Diagnostic Misinformation: Content that promotes diagnostic methods that contradict local health authorities or WHO.
Transmission Misinformation: Content that promotes transmission information that contradicts local health authorities or WHO.
- Content that claims that COVID-19 is not caused by a viral infection
- Content that claims COVID-19 is not contagious
- Content that claims that COVID-19 cannot spread in certain climates or geographies
- Content that claims that any group or individual has immunity to the virus or cannot transmit the virus
- Content that disputes the efficacy of local health authorities’ or WHO’s guidance on physical distancing or self-isolation measures to reduce transmission of COVID-19
Educational, documentary, scientific or artistic content
We may allow content that violates the misinformation policies noted on this page if that content includes context that gives equal or greater weight to countervailing views from local health authorities or to medical or scientific consensus. We may also make exceptions if the purpose of the content is to condemn or dispute misinformation that violates our policies. This context must appear in the images or audio of the video itself. Providing it in the title or description is insufficient.
Here are some examples of content that’s not allowed on YouTube:
- Denial that COVID-19 exists
- Claims that people have not died from COVID-19
- Claims that there’s a guaranteed vaccine for COVID-19
- Claims that a specific treatment or medicine is a guaranteed cure for COVID-19
- Claims that certain people have immunity to COVID-19 due to their race or nationality
- Encouraging taking home remedies instead of getting medical treatment when sick
- Discouraging people from consulting a medical professional if they’re sick
- Content that claims that holding your breath can be used as a diagnostic test for COVID-19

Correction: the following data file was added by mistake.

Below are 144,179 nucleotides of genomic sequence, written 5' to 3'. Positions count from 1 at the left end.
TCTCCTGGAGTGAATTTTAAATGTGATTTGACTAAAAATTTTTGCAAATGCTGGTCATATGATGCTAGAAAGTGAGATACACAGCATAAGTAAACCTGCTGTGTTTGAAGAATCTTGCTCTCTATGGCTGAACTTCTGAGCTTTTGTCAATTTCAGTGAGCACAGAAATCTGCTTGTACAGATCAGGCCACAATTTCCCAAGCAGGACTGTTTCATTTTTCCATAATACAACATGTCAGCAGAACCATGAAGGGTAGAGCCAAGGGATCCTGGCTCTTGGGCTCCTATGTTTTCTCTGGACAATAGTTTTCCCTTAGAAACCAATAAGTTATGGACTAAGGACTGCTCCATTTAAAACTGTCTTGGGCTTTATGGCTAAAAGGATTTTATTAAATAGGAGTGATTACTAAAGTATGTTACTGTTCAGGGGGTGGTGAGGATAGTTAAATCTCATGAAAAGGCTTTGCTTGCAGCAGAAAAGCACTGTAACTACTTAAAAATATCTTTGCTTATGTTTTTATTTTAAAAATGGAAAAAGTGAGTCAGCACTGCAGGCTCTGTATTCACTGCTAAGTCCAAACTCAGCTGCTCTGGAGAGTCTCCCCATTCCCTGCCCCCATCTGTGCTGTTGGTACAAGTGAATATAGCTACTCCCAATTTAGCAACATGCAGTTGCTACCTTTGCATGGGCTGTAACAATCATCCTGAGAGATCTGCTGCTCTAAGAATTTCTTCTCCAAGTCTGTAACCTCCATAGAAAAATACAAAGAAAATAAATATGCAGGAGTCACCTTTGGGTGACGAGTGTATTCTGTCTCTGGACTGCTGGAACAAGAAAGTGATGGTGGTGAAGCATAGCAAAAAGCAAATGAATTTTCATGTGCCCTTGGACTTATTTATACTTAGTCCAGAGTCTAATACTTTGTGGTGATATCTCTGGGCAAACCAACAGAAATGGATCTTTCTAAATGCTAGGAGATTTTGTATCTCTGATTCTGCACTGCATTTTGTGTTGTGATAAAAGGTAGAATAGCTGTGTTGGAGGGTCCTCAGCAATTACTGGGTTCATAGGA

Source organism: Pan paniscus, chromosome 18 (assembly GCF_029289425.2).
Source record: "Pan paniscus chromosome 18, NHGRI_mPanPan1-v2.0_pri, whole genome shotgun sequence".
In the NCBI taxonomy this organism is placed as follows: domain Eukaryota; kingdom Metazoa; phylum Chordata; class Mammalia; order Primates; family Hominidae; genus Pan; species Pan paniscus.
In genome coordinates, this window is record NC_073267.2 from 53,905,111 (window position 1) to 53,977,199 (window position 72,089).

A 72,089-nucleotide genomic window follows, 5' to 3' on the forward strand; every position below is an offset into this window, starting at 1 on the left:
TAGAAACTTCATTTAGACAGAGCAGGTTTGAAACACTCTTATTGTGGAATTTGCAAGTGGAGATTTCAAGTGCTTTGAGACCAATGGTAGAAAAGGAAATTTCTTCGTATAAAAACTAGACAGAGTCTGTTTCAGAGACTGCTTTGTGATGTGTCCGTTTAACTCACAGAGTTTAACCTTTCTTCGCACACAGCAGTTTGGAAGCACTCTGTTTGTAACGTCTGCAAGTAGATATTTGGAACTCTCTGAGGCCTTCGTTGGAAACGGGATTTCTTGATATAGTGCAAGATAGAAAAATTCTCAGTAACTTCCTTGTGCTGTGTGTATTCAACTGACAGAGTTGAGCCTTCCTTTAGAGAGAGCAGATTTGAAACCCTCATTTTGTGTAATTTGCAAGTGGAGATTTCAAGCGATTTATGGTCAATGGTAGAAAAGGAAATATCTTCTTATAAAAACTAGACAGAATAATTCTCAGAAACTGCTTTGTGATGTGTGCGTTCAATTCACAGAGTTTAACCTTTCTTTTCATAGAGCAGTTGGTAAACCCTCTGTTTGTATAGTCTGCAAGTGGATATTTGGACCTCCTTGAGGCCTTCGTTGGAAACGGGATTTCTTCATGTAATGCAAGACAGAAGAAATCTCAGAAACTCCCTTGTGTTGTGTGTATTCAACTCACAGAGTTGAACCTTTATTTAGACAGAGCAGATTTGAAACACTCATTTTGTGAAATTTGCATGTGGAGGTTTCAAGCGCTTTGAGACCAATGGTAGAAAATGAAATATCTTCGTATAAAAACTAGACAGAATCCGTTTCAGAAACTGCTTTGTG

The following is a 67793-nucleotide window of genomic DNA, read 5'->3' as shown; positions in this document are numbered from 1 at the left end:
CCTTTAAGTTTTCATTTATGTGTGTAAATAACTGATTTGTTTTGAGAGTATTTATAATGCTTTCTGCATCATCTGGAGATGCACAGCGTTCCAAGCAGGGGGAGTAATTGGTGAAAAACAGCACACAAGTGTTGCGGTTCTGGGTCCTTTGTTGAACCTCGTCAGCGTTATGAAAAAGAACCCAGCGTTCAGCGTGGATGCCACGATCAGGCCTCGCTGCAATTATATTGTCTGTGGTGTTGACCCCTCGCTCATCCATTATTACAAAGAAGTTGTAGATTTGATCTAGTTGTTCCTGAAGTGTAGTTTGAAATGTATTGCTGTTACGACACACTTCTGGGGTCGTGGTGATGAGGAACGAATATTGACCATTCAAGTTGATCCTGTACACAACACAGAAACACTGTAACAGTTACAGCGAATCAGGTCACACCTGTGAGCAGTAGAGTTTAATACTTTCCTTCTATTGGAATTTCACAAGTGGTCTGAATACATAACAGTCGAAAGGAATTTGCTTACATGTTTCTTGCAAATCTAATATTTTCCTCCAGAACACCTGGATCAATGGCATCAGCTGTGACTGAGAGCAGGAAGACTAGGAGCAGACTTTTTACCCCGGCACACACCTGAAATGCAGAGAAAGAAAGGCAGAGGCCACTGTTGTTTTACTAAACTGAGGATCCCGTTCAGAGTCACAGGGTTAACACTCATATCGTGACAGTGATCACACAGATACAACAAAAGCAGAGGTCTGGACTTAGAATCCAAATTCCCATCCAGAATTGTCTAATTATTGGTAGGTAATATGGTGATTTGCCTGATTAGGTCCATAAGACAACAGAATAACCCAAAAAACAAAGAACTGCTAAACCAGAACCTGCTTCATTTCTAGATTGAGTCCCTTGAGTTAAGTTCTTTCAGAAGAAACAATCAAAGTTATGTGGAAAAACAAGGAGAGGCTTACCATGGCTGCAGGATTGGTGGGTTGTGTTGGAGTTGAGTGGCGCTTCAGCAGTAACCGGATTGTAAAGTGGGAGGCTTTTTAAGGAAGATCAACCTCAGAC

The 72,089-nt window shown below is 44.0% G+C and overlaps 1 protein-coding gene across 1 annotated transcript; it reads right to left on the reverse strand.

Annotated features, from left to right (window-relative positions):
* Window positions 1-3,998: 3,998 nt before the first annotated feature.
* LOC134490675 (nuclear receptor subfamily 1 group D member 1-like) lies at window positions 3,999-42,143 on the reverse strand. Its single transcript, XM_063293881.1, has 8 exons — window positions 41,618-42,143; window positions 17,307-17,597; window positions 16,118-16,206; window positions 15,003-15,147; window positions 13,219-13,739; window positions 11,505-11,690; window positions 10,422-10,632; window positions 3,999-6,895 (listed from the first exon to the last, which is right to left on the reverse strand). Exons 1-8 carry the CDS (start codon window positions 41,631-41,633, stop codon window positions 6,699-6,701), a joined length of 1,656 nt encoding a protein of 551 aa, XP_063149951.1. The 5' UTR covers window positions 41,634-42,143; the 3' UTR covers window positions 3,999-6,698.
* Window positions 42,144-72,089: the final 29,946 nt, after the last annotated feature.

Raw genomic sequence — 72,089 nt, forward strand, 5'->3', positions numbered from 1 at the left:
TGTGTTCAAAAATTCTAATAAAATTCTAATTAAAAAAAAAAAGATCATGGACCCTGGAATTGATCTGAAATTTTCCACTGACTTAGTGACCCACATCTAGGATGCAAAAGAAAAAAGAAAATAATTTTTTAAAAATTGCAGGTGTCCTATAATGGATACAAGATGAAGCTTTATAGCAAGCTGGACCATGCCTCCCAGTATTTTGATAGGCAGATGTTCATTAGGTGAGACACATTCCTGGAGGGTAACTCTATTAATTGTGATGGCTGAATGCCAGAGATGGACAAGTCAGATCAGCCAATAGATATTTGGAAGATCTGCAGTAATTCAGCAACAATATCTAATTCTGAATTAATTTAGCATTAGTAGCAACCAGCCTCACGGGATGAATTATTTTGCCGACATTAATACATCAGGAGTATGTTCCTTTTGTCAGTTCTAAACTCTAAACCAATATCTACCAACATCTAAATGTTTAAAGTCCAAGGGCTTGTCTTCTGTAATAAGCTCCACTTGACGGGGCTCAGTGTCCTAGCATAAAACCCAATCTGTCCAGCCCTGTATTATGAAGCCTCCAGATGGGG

- Videos alleging that if you avoid Asian food, you won’t get the coronavirus
- Videos alleging that setting off fireworks can clean the air of the virus
- Claims that COVID-19 is caused by radiation from 5G networks
- Videos alleging that the COVID-19 test is the cause of the virus
- Claims that countries with hot climates will not experience the spread of the virus
- Videos alleging that social distancing and self-isolation are not effective in reducing the spread of the virus
- Claims that the COVID-19 vaccine will kill people who receive it
They took The Sons of Liberty’s video channel down for bringing on licensed doctors and nurses who challenged the narrative, but notice their policy: If you are a Christian and trust the Lord will protect you from the “perilous pestilence” (Psalm 91) and you encourage others to do the same, pointing them to Scripture and even mentioning what God gave us to eat to keep us healthy, you are in contradiction to their policy, which is formulated by WHO.
Additionally, did you notice the part about WHO as an authority? How dare you do the following:
- Prevention Misinformation: Content that promotes prevention methods that contradict local health authorities or WHO.
- Diagnostic Misinformation: Content that promotes diagnostic methods that contradict local health authorities or WHO.
- Transmission Misinformation: Content that promotes transmission information that contradicts local health authorities or WHO.
Don’t question WHO! That is the mantra. Just remember the history of the guy at the top of WHO and remember, he’s only a doctor of philosophy.